May 6, 2001 6:00 PM PDT

Intel key to Compaq's skinny-server diet

Intel is a key partner in Compaq Computer's plan to build servers that cram hundreds of CPUs into just a few square feet of floor space, the companies plan to announce Monday.

Compaq will use chips from Intel's laptop line and support chipsets that connect those CPUs to memory and other parts of the computer. Intel will provide marketing funding and work to generate interest in the market overall. And the two companies will have hardware designers working at each other's sites to develop the servers.

Compaq is trying to get ahead in the new category of "ultradense" servers, in which naked circuit boards are stacked side by side like books in a bookshelf. The servers are used for jobs such as supporting Web pages that require lots of relatively low-power computers. Compaq lost out to IBM and others in being first to market with the current generation of skinny servers.

Intel has a lot at stake in the new market. Ultradense servers are a new vanguard in server design, which for years focused on single, immensely powerful servers instead of multitudes of comparatively wimpy machines. Intel has been locked out of this high-end market dominated by Sun Microsystems, IBM, Hewlett-Packard and others, but ultradense servers offer the Santa Clara chipmaker a way into the data centers of large companies with deep pockets.

Intel is the incumbent to beat when it comes to these new servers. Although a handful of companies veer away from Intel--such as NEC using AMD processors and RLX Technologies using Transmeta--the biggest server companies use only Intel chips in their server lines.

Intel is betting that its expertise in creating low-heat, low-power chips for notebook computers will give it an advantage. Ultradense servers are constrained by the difficulty of cooling a box filled with hundreds of sizzling CPUs.

Compaq's "QuickBlade" ultradense servers will debut in the fourth quarter of this year, said Brad Anderson, vice president of the mainstream segment in the Houston company's Intel server group. By the end of the year, the company will have servers with hundreds of CPUs in a server cabinet that takes up 5.5 square feet of floor space, he said.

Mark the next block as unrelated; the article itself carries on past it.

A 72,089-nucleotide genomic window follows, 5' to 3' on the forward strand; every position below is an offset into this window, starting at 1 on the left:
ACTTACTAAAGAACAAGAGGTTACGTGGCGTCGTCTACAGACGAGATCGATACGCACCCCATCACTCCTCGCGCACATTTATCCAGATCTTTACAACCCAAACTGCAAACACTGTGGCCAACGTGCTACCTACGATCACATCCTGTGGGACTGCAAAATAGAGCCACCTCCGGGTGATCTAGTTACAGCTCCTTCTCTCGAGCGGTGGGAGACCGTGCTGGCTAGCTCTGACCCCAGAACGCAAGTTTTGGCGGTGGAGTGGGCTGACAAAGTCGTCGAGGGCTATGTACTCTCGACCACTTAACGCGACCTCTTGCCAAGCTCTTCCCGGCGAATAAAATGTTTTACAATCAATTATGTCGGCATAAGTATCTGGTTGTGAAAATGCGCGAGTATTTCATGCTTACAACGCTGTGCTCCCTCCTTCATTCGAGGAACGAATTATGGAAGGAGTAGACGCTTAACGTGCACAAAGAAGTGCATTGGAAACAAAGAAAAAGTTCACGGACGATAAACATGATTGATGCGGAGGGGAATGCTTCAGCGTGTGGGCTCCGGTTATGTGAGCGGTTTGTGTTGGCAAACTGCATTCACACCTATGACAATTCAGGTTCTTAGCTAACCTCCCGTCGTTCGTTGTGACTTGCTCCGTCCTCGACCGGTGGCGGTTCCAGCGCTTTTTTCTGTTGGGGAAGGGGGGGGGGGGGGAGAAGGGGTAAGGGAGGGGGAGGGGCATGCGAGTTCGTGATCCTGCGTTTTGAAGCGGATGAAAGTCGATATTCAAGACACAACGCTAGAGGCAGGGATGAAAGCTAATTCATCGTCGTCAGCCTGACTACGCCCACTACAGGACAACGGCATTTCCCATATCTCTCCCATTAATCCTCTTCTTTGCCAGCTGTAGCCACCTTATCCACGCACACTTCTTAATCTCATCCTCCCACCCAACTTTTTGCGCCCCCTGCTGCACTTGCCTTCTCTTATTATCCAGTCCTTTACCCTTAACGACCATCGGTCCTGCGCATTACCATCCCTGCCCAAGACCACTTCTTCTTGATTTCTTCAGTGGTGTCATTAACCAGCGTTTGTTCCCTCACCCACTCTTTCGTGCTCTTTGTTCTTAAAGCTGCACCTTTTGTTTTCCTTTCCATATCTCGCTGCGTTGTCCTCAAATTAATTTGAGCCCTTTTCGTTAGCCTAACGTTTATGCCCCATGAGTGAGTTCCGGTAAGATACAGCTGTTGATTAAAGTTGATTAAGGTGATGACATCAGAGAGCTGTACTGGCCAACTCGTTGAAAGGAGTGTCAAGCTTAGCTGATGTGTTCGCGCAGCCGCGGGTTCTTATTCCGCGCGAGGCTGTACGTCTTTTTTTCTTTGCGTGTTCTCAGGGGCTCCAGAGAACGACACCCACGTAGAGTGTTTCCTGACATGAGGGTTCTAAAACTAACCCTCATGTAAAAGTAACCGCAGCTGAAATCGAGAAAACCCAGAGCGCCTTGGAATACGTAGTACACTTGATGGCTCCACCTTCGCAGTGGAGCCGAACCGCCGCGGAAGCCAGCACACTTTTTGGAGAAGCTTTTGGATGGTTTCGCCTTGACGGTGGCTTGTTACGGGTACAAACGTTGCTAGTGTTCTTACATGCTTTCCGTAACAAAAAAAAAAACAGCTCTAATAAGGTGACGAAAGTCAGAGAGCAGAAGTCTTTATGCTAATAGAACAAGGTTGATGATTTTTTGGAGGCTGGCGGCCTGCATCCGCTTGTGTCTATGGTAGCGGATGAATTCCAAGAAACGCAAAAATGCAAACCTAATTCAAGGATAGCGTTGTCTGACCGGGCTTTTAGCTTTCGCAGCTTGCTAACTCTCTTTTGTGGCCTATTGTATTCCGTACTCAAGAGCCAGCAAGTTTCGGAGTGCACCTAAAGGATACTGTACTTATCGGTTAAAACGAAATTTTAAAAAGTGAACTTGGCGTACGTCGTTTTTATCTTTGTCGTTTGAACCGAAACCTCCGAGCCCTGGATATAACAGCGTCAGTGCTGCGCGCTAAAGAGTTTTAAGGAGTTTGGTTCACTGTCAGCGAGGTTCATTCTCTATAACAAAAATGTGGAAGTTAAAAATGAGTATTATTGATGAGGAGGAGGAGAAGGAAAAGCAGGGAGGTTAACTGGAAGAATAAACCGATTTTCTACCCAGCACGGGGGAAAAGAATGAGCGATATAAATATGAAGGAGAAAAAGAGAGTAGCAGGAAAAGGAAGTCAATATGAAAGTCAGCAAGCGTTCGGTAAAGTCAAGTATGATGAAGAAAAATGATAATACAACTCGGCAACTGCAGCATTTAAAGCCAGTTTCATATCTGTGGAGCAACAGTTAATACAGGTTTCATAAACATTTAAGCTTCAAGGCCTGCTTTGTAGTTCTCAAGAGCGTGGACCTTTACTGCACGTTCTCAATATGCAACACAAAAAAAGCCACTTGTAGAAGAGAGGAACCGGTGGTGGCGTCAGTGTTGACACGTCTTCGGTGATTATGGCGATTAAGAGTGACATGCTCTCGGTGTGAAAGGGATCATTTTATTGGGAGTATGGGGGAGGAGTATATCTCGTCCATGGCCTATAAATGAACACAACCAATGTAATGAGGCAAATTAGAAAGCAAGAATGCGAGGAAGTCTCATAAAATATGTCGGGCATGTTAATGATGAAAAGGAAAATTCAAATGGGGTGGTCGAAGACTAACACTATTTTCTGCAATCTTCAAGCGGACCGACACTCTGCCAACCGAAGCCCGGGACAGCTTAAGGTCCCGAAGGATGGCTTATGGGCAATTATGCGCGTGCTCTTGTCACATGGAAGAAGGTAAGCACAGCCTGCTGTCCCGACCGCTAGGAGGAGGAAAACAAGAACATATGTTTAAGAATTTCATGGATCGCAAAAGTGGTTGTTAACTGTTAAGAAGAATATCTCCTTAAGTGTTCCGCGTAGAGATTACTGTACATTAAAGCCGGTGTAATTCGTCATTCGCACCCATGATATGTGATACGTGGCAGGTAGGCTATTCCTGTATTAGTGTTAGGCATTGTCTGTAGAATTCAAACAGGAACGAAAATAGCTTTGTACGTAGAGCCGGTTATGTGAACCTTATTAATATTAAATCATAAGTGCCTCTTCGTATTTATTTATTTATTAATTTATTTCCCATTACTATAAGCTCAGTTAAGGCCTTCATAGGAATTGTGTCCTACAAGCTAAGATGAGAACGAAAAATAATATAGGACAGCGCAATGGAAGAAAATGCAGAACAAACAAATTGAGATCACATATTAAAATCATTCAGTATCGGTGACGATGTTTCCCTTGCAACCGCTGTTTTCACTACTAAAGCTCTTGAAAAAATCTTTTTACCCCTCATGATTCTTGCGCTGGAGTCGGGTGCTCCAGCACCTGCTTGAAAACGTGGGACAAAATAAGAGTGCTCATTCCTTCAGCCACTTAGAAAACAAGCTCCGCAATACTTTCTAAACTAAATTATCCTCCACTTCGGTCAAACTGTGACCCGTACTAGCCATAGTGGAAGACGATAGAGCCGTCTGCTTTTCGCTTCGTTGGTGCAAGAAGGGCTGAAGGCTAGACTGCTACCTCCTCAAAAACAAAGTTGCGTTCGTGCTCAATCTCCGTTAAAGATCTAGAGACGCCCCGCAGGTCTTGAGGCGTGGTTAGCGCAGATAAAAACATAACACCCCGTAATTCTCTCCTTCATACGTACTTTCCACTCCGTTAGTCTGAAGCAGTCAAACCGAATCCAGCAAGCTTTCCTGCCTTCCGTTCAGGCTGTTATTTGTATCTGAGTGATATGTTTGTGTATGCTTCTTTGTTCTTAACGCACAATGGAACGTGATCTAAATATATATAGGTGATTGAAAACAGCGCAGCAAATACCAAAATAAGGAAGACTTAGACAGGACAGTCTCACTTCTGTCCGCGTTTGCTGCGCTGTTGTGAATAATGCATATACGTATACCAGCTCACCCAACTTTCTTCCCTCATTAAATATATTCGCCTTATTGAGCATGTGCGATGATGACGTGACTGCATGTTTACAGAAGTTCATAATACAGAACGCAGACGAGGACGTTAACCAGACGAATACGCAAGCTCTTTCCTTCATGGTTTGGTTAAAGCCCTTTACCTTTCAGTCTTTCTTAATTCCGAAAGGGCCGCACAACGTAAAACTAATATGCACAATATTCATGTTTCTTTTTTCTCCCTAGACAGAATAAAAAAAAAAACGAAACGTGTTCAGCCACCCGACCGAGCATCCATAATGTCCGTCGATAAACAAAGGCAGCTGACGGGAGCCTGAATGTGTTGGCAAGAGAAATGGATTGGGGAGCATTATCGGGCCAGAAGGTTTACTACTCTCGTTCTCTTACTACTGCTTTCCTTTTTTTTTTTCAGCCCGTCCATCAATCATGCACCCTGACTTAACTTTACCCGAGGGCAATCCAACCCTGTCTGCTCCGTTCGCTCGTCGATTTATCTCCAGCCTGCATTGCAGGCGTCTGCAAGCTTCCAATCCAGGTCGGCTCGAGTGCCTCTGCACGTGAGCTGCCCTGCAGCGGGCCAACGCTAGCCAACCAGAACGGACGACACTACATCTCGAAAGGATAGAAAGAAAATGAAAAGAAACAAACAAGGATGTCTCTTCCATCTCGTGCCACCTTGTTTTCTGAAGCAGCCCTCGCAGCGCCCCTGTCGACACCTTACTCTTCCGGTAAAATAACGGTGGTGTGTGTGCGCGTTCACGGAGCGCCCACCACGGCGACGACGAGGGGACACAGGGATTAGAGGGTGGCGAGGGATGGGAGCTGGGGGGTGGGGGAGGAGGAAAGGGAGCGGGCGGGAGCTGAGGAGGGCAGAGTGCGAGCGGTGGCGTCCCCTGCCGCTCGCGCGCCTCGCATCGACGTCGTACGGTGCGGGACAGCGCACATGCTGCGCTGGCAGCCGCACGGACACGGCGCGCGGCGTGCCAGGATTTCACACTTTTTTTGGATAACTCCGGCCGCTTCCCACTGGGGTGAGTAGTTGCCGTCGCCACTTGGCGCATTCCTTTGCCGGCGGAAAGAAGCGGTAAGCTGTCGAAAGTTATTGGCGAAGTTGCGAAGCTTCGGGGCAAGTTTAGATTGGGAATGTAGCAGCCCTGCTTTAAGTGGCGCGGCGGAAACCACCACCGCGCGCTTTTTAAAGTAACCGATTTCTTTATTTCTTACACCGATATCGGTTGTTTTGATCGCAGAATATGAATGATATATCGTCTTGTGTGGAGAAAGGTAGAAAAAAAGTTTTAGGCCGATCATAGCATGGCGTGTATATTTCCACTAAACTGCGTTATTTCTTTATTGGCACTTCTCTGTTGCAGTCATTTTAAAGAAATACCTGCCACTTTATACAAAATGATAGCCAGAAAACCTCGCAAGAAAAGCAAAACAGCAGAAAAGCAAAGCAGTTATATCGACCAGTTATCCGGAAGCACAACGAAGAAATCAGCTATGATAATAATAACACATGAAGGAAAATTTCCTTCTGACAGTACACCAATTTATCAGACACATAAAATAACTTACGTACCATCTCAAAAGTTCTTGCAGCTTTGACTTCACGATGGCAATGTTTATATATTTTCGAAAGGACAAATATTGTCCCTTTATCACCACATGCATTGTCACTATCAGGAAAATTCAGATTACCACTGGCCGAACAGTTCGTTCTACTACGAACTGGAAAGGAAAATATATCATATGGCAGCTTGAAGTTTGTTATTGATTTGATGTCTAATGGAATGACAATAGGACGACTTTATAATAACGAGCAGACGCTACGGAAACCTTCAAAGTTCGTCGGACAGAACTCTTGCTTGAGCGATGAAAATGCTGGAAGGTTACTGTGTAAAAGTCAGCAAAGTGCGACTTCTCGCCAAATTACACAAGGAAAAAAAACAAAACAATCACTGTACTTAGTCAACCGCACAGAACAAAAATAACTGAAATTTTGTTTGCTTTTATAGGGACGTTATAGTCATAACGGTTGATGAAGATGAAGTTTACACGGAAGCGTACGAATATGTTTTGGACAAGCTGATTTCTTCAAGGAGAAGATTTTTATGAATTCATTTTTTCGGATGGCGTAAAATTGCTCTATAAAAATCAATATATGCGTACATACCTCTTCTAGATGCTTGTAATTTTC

Compaq isn't interested in designs from Transmeta or AMD, Anderson said. "All our plans are around the Intel architecture," he said. "Emulation and code morphing is a huge tax (on) performance," he said, referring to the way Transmeta computers translate commands issued in Intel chip language into instructions the Transmeta chips understand.

For ultradense servers, Intel offers four chipsets that support varying combinations of features balanced against power consumption. Compaq is interested in the two top-end chipsets: the 440GX supporting 2GB of memory and the 440BX supporting 1GB of memory, said Tom Garrison, director of Intel's enterprise CPU group.

Intel offers two lower-end chips that consume less power, but they don't support a key feature called Error Correcting Code (ECC) that prevents many memory errors.

Compaq will use upcoming versions of Intel's mobile CPUs in its new ultradense servers, Garrison said. The coming "Tualatin" line of Intel CPUs, due midyear, will be built with smaller 0.13-micron features that make for smaller chips with lower power consumption.

The first line of Compaq ultradense servers will be made of single-processor servers. Shortly after their release, the company will begin selling more powerful dual-processor systems, Anderson said.

Those later systems require a modified Intel mobile chip, because current versions of the chip don't have circuitry required for dual-processor servers, Anderson said.

 

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